But the men in Congress who were greedy for land were not through. Now the question of the Indian lands came up. It was proposed to take the lands from the Creeks, the Cherokees, the Choctaws, the Chickasaws, and the Seminoles. These lands had been kept by the Indians under treaties. The lands were valuable. Many settlers wanted them. In some places the white settlers had already forced the Indians off their own lands. Now Congress proposed to move all the Indians to new lands in the West, and to sell their old lands to the whites.
A bill to provide for moving the Indians was introduced in Congress. This bill was debated by the Congressmen. Davy listened to the statements made by both sides. Again he got to his feet and demanded the right to speak.
"From what I have heard here I am led to believe that some of you do not like Indians. I have good cause for not liking them myself. My grandfather David Crockett was killed and scalped in a fight with the Indians. I fought against the Indians in the Creek war. I was just as determined then as any man that the power of the Indians should be broken. But times have changed. The Indians have changed, too. I know them. Many of them are now my friends. They are friendly to the whites and they lead peaceful lives. They have adopted the ways of the white man. I am against removing them from their homes."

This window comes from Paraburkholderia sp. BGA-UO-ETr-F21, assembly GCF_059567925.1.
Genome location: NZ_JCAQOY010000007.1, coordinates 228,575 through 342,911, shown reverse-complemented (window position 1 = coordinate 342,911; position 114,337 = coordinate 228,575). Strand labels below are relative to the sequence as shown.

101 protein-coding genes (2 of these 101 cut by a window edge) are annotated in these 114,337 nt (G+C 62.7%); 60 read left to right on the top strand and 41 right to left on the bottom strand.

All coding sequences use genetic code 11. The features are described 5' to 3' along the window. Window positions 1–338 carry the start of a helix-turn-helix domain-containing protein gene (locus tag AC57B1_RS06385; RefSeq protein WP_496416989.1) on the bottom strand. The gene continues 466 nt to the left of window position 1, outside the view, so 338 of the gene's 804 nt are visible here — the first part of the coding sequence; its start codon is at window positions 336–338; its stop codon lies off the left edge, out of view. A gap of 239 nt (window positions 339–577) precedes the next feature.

"You are not representing the wishes of your people," a Congressman shouted.
"Maybe not," said Davy, "but I am representing my own conscience. There is a question of right or wrong in this bill. I stand for what I know to be right. My vote against the bill may cost me my seat in Congress. But I will vote against the bill as it now stands.
"Let me tell you about the Indians from whom you want to take the land. Let me tell you about the land to which you want to send them.
"These Indians are no longer hunters and warriors. They have become farmers. The land on which they now live is fertile and can be farmed. You want to take them from this fertile, easily farmed land and send them to the western plains. If you will give them land as good for farming as the land you propose to take from them, I will vote 'yes.' As the bill stands I will vote 'NO.' "
But the bill was passed in spite of Davy's opposition. However, his earnestness and his honesty brought him many new friends. The newspapers carried stories about his fearlessness and courage. The fact that he was ever ready to champion the cause of the people made him popular. Plays and songs were written about him. People came to Washington just to see Davy Crockett.
Davy gave up wearing buckskin clothes, but he always wore his coonskin cap. To friends Davy was kind and generous; to his enemies he was cold and unforgiving.
One day when Davy called at the White House, quite a crowd had assembled. A guard saw Davy. In an effort to clear a way for him the guard called, "Make way for Colonel Crockett!"
"Colonel Crockett can make way for himself," laughed Davy.
1. Tell what you think was the reason Davy beat his opponents for Congress?
1. Who makes the laws for your state? Who makes the laws for the United States?
2. How are these people elected?
3. How are laws made?
4. Why are laws necessary?